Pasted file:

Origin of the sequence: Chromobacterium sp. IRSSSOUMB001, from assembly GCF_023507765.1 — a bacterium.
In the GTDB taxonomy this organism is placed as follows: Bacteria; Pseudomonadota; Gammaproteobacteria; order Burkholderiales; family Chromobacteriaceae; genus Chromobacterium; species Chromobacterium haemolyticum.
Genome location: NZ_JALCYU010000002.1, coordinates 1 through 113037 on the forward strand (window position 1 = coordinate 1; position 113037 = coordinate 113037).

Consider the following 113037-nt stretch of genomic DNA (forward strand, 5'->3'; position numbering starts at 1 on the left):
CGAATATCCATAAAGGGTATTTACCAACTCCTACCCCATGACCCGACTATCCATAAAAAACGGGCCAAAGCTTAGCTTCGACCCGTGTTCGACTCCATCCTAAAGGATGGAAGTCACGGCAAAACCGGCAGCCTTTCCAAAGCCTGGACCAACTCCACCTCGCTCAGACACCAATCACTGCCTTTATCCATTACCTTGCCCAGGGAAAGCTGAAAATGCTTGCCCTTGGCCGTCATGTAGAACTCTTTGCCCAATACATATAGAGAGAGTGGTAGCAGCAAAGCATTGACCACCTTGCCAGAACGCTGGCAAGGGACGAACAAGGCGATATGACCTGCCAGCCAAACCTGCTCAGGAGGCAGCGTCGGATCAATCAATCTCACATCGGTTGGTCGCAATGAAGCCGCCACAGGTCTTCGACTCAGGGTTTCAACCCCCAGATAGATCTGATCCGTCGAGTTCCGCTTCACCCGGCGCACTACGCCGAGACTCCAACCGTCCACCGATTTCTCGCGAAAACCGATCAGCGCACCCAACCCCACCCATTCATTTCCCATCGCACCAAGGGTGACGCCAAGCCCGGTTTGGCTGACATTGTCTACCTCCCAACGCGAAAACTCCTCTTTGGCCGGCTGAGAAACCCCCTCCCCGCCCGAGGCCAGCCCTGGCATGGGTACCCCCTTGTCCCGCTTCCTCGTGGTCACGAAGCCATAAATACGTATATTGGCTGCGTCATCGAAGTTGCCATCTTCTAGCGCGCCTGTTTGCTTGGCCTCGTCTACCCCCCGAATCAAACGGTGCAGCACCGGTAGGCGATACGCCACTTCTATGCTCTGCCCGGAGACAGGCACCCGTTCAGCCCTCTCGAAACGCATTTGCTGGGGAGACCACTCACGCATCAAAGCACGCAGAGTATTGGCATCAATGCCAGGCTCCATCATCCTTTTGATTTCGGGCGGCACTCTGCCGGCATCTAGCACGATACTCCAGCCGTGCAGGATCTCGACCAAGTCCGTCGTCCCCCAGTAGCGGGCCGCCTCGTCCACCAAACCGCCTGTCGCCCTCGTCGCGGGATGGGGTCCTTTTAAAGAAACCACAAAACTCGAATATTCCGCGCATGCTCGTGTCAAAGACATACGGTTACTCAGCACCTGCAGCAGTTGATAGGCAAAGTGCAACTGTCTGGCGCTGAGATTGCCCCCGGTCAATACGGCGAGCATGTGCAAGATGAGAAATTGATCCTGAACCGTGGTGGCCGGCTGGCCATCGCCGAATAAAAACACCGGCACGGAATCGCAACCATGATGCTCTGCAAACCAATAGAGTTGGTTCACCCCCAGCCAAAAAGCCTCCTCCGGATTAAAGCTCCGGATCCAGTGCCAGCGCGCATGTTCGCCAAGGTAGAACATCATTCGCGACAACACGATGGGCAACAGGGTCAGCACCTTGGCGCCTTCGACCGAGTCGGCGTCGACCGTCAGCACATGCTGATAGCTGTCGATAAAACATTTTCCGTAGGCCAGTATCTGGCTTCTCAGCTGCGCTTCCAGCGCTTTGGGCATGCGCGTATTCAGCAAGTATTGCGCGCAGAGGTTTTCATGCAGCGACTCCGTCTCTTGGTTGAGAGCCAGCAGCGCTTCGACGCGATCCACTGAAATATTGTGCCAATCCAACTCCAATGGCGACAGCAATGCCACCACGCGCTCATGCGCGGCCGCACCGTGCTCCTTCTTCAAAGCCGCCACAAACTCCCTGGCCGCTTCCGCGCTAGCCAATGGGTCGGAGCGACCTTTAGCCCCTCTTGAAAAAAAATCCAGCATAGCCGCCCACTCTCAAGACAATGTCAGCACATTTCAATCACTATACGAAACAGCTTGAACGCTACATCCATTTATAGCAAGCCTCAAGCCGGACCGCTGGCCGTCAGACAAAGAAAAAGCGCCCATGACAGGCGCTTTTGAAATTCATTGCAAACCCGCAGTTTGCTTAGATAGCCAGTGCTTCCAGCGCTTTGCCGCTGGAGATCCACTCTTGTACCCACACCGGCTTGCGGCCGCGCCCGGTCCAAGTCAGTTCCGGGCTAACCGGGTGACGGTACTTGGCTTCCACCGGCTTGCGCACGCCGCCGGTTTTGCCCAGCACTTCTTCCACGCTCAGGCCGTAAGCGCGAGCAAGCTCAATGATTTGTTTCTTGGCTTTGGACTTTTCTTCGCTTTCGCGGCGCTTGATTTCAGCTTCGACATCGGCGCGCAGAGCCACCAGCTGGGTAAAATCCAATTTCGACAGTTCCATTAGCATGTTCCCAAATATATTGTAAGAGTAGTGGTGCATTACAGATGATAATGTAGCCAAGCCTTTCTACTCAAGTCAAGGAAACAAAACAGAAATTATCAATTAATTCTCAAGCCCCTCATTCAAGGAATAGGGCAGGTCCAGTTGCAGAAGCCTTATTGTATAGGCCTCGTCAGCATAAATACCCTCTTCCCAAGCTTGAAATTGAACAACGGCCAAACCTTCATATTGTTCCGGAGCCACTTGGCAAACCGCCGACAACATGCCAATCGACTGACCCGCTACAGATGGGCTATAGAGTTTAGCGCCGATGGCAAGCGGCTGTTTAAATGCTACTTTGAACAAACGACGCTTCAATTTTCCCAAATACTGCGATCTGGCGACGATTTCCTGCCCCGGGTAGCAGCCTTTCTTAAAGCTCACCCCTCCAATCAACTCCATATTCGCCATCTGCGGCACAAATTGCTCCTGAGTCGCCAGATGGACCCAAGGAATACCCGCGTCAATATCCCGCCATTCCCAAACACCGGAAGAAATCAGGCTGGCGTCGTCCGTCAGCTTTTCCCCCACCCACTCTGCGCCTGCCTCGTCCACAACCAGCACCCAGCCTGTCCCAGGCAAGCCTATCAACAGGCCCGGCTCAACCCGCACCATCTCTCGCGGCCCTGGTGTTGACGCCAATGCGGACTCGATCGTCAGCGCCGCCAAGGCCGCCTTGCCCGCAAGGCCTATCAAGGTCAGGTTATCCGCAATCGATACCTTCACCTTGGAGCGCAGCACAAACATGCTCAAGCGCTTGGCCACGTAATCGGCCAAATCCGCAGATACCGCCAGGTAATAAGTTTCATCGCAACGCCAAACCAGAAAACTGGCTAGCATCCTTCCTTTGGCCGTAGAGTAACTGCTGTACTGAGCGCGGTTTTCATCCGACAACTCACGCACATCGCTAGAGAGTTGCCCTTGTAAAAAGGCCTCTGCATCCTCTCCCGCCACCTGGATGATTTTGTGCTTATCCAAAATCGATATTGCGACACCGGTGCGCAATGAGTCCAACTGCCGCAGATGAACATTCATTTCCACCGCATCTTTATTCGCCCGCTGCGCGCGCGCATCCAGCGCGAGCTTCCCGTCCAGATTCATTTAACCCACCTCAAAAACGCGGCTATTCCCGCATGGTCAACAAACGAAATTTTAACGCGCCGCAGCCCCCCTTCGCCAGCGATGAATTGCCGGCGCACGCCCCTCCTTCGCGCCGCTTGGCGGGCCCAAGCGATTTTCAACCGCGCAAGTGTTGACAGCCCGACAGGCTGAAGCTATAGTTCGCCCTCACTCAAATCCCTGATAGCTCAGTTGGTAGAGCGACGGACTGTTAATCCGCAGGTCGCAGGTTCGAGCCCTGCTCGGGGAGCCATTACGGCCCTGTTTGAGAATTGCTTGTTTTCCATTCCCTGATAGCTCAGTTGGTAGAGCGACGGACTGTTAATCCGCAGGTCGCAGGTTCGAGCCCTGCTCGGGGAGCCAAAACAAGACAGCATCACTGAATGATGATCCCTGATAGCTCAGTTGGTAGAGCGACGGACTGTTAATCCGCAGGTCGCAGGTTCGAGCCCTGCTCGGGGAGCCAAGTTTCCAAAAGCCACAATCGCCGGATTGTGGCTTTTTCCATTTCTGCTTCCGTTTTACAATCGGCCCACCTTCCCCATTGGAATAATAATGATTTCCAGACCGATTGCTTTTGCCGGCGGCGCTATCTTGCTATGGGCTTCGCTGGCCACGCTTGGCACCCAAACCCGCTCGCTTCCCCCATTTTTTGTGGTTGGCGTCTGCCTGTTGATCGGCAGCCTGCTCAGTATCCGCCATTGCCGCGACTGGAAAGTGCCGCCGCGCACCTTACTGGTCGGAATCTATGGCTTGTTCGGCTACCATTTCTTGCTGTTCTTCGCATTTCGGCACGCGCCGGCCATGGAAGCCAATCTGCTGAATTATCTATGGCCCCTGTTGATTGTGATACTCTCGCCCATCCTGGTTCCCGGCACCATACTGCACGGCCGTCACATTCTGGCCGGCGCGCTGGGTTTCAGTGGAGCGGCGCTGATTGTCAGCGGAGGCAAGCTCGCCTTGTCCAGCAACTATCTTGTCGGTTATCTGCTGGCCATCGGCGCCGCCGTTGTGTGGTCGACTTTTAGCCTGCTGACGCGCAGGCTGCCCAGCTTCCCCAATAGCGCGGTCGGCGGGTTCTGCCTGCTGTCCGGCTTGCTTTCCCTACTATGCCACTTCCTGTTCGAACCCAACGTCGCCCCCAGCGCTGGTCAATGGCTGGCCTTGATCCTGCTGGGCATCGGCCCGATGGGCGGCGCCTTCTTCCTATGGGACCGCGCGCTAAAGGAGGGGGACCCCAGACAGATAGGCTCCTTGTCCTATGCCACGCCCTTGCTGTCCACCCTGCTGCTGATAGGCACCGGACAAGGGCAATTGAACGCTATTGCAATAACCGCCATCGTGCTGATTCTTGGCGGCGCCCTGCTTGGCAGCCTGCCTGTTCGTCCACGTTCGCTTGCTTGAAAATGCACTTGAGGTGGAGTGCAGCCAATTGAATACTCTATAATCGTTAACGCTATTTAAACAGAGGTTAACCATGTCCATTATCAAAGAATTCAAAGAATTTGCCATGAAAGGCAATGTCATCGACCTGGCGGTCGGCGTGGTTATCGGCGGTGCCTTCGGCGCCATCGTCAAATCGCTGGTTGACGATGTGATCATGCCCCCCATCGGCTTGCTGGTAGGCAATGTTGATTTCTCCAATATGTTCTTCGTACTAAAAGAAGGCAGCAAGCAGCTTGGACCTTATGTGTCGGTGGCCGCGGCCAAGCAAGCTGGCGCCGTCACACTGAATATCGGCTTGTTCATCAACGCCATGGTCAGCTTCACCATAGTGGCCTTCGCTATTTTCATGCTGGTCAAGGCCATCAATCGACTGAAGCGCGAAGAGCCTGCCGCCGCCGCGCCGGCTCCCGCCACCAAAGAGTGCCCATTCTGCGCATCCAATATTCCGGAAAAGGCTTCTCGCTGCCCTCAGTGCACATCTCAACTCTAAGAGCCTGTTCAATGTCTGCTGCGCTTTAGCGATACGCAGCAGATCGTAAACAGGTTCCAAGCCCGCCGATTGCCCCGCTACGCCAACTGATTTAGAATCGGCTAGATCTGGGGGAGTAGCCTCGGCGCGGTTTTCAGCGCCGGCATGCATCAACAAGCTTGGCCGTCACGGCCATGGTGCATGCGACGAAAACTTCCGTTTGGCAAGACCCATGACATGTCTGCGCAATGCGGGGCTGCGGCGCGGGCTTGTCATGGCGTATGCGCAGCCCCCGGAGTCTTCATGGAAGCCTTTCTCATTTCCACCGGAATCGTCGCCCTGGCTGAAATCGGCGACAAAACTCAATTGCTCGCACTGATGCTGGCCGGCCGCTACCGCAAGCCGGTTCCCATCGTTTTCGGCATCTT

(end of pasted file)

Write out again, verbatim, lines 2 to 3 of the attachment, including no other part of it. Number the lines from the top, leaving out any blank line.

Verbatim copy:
In the GTDB taxonomy this organism is placed as follows: Bacteria; Pseudomonadota; Gammaproteobacteria; order Burkholderiales; family Chromobacteriaceae; genus Chromobacterium; species Chromobacterium haemolyticum.
Genome location: NZ_JALCYU010000002.1, coordinates 1 through 113037 on the forward strand (window position 1 = coordinate 1; position 113037 = coordinate 113037).